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Hippolyte Fizeau - Hotel de Ville de Paris, 1842 | by The Patrick Montgomery Collection
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Hippolyte Fizeau - Hotel de Ville de Paris, 1842

Maker: Hippolyte Fizeau (1819-1896)

Born: France

Active: France

Medium: etching from a daguerreotype plate

Size: 5.3 in x 7.5 in

Location: France:

 

Object No. 2019.76

 

Publication:

 

Other Collections:

 

Notes: Printed title and credits "Daguerreotype Lerebours/Imp. par Tarle/ Grave par le procede Fizeau/ HOTEL-DE-VILLE DE PARIS /PUBLIE PAR GOUPIL & VIBERT Boulevd Montmartre, 15, N.P. LEREBOURS, Place du Pont-Neuf 13. Hr BOSSANGE, Quai Voltaire, 11

 

Armand Hippolyte Louis Fizeau FRS FRSE MIF (23 September 1819 – 18 September 1896) was a French physicist, best known for measuring the speed of light in the namesake Fizeau experiment. Fizeau was born in Paris to Louis and Beatrice Fizeau. He married into the de Jussieu botanical family. His earliest work was concerned with improvements in photographic processes including substituting bromine for the iodine used by Daguerre as well as a process for making engravings directly from daguerreotypes. Following suggestions by François Arago, Léon Foucault and Fizeau collaborated in a series of investigations on the interference of light and heat. In 1848, he predicted the redshifting of electromagnetic waves. In 1849, Fizeau calculated a value for the speed of light to a better precision than the previous value determined by Ole Rømer in 1676. In addition to the work on optics, Fizeau also established the velocity of electricity in wires, corresponding to one-third of the speed of light. He did valuable work in the development of induction coils, in the application of the Doppler effect in astronomy, and in the utilization of optical wavelengths for precision measurements. Fizeau never held professorships but was elected to the Academy of Sciences in 1860. He died after a long illness in Venteuil near Jouarre on Sept. 18, 1896.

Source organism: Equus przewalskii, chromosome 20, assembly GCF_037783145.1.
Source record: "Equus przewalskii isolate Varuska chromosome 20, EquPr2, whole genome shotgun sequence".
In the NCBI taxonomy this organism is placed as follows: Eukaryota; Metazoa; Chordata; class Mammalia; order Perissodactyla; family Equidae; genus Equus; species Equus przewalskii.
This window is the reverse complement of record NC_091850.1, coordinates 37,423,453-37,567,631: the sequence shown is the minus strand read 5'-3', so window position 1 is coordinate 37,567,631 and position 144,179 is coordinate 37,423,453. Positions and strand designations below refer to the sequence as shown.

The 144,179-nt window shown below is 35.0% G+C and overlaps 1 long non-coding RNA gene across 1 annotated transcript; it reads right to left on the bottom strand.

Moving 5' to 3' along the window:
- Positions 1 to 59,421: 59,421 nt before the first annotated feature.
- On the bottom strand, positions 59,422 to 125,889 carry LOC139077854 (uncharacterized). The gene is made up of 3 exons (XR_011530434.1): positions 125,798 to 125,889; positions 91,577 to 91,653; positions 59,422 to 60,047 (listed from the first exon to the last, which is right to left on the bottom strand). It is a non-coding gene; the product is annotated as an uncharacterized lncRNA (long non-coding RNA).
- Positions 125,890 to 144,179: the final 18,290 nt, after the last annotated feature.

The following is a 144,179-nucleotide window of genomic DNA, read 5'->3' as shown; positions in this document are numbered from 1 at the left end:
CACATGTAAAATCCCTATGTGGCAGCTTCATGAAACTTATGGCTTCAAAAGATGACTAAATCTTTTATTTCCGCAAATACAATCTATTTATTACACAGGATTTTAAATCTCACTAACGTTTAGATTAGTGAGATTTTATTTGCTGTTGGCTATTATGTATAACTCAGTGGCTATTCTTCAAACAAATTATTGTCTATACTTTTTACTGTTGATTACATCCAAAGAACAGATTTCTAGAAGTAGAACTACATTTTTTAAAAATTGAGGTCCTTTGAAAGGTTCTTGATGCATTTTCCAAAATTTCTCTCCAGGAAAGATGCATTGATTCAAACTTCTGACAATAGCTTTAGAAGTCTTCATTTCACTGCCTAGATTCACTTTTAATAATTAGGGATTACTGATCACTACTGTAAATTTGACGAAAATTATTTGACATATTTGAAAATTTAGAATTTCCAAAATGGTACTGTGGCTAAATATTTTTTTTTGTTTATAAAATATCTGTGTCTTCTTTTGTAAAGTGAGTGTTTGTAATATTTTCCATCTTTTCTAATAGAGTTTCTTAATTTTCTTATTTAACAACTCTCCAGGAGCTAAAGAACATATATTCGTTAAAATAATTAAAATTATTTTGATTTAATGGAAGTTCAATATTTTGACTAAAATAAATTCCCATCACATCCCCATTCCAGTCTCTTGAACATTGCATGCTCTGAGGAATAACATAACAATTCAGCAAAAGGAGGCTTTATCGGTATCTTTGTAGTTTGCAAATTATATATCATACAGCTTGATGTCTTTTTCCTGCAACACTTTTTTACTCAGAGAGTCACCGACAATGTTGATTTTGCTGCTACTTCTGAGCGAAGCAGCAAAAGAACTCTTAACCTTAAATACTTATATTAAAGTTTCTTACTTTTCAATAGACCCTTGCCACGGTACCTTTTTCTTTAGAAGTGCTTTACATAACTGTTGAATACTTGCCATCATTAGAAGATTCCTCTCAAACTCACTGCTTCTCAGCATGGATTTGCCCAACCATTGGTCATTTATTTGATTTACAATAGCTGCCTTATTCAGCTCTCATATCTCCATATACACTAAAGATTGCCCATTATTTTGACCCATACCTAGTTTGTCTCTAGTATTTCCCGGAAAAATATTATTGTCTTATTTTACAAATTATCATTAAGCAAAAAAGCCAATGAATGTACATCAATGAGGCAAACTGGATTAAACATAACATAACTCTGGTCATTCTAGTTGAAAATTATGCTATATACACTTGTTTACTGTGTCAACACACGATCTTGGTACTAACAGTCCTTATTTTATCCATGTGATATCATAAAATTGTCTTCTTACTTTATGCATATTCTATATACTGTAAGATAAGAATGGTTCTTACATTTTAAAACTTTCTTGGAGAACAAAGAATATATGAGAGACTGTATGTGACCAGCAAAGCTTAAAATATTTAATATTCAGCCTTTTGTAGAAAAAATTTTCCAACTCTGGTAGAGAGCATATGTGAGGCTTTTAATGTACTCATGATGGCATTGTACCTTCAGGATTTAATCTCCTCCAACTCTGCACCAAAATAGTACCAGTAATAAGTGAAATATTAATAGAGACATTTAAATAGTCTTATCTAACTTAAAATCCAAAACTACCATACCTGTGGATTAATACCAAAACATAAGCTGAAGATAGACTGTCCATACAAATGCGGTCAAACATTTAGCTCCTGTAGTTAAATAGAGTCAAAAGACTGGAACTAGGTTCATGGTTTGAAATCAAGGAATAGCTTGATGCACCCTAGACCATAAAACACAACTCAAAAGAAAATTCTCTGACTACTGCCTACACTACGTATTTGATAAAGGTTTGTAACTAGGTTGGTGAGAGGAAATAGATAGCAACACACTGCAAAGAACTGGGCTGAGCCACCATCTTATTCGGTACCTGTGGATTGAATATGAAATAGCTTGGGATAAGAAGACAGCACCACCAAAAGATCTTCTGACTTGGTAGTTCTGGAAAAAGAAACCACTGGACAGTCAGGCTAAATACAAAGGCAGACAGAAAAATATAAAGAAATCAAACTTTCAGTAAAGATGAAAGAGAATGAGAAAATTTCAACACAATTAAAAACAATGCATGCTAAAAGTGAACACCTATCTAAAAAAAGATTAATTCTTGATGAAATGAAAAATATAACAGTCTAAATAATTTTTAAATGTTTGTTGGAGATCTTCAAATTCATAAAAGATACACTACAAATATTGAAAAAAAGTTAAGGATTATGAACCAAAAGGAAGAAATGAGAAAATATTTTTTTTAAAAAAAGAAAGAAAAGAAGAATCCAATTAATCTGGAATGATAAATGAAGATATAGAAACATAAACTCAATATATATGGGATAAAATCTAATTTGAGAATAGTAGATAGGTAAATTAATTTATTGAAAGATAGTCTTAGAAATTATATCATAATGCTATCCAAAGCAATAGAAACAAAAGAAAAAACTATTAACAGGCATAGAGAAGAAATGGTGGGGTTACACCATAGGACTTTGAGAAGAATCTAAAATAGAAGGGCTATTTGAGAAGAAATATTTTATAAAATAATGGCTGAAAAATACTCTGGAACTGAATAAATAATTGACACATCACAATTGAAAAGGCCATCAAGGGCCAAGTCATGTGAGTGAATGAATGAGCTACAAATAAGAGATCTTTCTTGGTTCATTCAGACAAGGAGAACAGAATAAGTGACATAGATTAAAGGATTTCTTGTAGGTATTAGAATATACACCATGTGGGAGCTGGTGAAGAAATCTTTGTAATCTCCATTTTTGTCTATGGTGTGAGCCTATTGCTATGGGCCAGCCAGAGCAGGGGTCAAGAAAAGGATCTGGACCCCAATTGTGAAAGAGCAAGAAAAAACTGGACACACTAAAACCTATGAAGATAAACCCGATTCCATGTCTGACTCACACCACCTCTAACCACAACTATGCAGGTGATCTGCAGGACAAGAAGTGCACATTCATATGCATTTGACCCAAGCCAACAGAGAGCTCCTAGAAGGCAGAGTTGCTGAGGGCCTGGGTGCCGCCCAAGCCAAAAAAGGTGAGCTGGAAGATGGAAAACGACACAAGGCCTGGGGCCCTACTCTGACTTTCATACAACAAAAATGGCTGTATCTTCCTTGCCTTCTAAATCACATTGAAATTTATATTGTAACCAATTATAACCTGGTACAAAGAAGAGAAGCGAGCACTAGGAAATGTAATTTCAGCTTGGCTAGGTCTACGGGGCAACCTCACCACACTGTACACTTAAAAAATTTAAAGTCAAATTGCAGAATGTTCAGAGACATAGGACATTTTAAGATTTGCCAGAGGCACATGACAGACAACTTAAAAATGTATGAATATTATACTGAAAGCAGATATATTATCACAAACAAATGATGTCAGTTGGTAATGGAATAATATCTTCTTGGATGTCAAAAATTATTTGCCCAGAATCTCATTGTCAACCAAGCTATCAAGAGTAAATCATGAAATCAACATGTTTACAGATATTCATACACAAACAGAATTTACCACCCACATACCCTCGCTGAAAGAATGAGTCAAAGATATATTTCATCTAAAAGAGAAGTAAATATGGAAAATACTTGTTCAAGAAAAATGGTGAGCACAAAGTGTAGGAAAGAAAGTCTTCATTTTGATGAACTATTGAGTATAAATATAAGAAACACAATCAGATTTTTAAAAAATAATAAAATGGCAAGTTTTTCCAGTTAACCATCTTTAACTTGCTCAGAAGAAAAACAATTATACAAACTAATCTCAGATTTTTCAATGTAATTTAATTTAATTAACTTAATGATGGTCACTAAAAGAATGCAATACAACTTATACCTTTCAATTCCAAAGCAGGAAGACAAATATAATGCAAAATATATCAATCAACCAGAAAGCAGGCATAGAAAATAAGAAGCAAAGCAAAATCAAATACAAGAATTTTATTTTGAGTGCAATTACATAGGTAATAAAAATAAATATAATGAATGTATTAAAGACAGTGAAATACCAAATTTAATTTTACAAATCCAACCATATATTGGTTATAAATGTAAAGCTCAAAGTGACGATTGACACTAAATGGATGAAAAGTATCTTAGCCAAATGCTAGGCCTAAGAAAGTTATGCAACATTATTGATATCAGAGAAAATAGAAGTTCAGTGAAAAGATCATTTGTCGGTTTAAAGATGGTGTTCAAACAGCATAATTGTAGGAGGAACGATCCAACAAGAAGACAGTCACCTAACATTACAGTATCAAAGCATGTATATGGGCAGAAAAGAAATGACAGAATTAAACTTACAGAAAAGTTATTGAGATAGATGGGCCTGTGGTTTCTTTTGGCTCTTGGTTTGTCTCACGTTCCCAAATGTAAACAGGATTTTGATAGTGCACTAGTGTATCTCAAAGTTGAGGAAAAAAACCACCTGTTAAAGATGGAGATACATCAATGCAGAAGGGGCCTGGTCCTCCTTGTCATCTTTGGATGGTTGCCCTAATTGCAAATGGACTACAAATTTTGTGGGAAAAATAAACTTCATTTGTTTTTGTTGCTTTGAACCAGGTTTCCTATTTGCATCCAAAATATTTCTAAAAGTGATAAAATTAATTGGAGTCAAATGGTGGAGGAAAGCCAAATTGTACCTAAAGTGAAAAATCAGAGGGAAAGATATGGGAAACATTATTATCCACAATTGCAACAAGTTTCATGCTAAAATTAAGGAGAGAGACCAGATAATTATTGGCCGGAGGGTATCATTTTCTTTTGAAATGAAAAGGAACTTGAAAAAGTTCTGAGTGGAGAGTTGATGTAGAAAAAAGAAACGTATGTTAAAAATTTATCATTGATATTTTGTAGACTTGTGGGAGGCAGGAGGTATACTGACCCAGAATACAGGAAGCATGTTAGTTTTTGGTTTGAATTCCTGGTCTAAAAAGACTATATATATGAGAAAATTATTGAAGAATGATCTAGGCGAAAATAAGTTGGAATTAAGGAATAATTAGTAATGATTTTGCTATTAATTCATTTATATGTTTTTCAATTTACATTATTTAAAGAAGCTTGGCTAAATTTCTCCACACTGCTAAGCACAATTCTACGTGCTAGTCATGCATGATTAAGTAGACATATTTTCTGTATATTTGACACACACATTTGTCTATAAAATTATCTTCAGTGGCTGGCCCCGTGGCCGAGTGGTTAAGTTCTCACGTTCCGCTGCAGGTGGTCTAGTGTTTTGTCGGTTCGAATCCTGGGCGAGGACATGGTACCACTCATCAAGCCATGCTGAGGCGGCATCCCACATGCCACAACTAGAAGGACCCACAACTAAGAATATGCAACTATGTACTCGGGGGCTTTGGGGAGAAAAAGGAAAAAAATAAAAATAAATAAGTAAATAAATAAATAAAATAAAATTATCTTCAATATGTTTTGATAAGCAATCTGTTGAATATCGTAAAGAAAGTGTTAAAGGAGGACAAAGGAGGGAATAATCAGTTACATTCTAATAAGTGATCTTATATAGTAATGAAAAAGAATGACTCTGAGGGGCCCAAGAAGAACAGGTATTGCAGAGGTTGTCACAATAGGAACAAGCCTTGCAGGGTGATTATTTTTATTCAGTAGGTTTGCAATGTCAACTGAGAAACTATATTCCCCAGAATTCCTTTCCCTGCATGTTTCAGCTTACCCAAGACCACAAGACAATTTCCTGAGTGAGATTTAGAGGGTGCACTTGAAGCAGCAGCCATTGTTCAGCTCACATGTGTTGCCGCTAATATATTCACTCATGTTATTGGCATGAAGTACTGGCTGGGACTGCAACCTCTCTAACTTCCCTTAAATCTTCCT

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Taken on March 6, 2019